1932 – Dominion of Newfoundland: 10,000 rioters seized the Colonial Building leading to the end of self-government.

 

1933  U.S. President Franklin D. Roosevelt signed Executive Order 6102 “forbidding the Hoarding of Gold Coin, Gold Bullion, and Gold Certificates” by U.S. citizens.

1936 Tupelo-Gainesville tornado outbreak: An F5 tornado killed 233 in Tupelo, Mississippi.

1937 Colin Powell, U.S. Army General, 12th Chairman of the Joint Cheifs of Staff; and 65th Secretary of State, was born.

1937 Allan R. Thieme, American inventor, was born.

 

1942 World War II: The Japanese Navy attacked Colombo. Royal Navy Cruisers HMS Cornwall and HMS Dorsetshire were sunk southwest of the island.

 

1944 World War II: 270 inhabitants of the Greek town of Kleisoura were executed by the Germans.

1945 Cold War: Yugoslav leader Josip “Tito” Broz signed an agreement with the USSR to allow “temporary entry of Soviet troops into Yugoslav territory.”

1946 Jane Asher, British actress, was born.

 

1946 Soviet troops left the Danish  island of Bornholm after an 11 month occupation.

1949 Fireside Theater debuted on television.

1949 – A fire in a hospital in Effingham, Illinois, killed 77 people and leads to nationwide fire code improvements in the United States.

1950 Agnetha Fältskog, Swedish singer (ABBA), was born.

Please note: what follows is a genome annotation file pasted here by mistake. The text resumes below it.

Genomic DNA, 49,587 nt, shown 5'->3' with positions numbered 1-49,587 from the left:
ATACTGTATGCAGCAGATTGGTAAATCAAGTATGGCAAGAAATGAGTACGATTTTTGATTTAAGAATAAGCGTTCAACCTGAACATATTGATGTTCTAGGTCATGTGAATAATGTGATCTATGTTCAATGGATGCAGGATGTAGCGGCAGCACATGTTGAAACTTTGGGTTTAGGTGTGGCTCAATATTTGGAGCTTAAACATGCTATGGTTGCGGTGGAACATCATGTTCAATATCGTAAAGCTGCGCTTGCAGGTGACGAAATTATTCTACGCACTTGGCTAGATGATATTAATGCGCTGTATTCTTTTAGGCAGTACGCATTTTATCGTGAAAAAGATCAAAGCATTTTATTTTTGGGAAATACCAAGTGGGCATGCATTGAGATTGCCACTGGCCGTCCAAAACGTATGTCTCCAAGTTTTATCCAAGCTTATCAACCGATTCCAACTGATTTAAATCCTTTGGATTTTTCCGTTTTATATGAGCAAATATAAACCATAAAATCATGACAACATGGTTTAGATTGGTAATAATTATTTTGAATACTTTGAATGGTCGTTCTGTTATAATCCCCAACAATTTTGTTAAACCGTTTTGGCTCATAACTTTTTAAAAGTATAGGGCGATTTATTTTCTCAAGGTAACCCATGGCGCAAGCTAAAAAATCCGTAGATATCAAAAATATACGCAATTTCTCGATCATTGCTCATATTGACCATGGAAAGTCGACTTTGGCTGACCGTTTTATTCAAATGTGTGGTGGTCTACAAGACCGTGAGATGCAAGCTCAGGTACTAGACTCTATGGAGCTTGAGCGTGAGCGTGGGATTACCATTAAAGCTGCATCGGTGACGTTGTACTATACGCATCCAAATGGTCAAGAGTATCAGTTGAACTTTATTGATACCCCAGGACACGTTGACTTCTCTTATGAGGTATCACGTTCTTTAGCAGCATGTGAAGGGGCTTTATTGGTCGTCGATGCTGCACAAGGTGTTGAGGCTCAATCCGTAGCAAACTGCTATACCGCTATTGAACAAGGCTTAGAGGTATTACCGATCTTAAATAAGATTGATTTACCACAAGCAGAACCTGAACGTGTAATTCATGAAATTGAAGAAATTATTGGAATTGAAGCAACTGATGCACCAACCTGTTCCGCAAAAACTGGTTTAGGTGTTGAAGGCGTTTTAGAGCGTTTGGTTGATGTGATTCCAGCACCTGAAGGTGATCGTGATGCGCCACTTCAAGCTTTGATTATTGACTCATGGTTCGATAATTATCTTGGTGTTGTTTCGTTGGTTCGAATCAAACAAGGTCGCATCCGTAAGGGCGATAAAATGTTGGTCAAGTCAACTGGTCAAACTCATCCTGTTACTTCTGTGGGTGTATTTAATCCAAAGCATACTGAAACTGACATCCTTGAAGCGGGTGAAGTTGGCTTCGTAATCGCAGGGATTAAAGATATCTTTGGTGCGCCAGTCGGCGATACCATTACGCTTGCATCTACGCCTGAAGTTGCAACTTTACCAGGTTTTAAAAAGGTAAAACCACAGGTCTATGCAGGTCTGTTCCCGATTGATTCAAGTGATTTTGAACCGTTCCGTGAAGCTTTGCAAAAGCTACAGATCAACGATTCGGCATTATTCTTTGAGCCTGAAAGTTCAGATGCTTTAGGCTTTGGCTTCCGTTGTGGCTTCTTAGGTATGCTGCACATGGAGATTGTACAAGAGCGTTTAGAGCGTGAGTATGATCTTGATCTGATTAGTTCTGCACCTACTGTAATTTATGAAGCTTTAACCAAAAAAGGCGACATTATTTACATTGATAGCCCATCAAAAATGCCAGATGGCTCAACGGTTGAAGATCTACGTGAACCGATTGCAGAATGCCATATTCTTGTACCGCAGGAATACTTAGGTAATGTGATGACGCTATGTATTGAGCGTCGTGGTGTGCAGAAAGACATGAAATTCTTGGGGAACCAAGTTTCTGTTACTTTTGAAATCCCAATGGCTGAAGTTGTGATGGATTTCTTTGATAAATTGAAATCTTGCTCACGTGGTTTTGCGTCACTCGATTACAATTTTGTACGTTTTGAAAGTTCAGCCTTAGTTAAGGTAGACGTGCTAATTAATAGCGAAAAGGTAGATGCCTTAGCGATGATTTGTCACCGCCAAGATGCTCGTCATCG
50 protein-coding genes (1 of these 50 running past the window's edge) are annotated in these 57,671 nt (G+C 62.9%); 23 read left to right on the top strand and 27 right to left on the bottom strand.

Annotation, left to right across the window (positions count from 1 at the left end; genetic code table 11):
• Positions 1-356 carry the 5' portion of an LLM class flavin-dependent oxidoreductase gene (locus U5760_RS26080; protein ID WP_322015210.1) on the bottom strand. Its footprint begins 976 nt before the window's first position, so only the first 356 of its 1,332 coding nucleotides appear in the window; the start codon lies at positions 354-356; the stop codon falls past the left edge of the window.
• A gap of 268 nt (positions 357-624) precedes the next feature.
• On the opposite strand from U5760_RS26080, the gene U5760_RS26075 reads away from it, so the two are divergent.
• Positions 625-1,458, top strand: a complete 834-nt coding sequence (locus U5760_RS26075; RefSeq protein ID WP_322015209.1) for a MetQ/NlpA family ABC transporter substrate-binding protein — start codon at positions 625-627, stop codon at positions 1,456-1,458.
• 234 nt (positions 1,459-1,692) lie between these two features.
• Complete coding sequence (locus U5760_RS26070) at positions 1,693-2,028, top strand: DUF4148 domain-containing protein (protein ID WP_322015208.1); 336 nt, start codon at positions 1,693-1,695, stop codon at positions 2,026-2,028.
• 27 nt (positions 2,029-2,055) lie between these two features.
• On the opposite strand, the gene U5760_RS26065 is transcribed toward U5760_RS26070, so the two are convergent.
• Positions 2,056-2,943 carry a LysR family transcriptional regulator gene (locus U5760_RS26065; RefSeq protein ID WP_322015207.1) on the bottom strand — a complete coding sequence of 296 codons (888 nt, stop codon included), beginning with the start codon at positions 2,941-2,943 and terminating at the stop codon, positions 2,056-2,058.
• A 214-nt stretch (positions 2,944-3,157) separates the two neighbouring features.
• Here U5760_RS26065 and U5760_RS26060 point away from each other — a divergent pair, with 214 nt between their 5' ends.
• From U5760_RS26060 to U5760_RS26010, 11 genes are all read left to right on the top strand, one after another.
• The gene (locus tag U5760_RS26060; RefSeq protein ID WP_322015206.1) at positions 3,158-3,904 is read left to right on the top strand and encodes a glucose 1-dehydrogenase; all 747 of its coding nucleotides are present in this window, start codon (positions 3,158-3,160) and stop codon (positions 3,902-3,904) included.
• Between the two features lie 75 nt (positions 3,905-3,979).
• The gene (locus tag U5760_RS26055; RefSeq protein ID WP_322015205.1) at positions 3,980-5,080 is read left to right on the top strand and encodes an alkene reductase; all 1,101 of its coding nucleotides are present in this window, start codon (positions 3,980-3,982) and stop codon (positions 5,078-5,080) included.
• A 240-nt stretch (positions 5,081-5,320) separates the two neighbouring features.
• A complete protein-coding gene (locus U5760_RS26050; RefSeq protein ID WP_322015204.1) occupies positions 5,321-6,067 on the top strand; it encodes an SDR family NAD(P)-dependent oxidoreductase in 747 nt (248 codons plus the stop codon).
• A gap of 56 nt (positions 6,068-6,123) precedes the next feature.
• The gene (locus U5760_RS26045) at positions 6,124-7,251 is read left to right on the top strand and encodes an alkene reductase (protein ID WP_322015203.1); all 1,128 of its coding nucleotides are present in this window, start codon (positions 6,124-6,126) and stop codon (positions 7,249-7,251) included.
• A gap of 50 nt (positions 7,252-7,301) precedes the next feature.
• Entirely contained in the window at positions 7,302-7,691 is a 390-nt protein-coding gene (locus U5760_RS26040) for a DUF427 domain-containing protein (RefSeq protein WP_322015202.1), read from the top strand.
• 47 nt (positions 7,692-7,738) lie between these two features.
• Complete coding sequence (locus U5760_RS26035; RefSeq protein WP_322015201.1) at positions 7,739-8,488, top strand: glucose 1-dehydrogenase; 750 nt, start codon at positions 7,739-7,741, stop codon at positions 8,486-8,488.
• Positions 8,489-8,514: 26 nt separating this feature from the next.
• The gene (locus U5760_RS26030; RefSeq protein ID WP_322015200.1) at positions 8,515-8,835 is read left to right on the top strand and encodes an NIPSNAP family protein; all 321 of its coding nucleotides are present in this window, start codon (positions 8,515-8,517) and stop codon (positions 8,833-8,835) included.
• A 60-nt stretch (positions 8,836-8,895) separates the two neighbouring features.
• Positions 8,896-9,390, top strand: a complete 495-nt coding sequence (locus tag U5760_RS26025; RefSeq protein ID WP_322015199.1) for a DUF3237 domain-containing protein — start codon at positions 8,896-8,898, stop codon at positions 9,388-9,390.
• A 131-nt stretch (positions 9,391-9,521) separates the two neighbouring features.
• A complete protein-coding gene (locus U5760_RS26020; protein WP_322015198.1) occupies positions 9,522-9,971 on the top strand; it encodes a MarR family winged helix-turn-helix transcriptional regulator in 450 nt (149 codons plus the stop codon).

1955 Winston Churchill resigned as Prime Minister of the United Kingdom amid indications of failing health.

 

1956 Fidel Castro declared himself at war with the President of Cuba.

 

1956  In Sri Lanka, the Mahajana Eksath Peramuna won the general elections in a landslide and S.W.R.D. Bandaranaike was sworn in as the Prime Minister.

1957 In India, Communists won the first elections in united Kerala and E.M.S. Namboodiripad was sworn in as the first chief minister.

1958 Ripple Rock, an underwater threat to navigation in the Seymour Narrows in Canada was destroyed in one of the largest non-nuclear controlled explosions of the time.

1966 Mike McCready, American musician (Pearl Jam), was born.

1969 Vietnam War: Massive antiwar demonstrations occured in many U.S. cities.

1971 In Sri Lanka, Janatha Vimukthi Peramuna launched insurrection against the United Front government of Mrs Sirimavo Bandaranaike.

1976 The April Fifth Movement led to the Tiananmen incident.

1986 Three people were killed in the bombing of the La Belle Discothèque in West Berlin.

1991 An ASA EMB 120 crashed in Brunswick, Georgia, killing all 23 aboard.

1992 Several hundred-thousand abortion rights demonstrators marched in Washington, D.C.

1992 Alberto Fujimori,  president of Peru, dissolvesd the Peruvian congress by military force.

1992 The Siege of Sarajevo began when Serb paramilitaries murder peace protesters Suada Dilberovic and Olga Sucic on the Vrbanja Bridge.

Evstafiev-sarajevo-building-burns.jpg

1998 The Akashi-Kaikyo Bridge linking Shikoku with Honshū and costing about $3.8 billion, opened to traffic, becoming the largest suspension bridge in the world.

1999 Two Libyans suspected of bringing down Pan Am flight 103 in 1988 were handed over for eventual trial in the Netherlands.

2009 North Korea launched its controversial Kwangmyŏngsŏng-2 rocket.

Sourced from NZ History Online & Wikipedia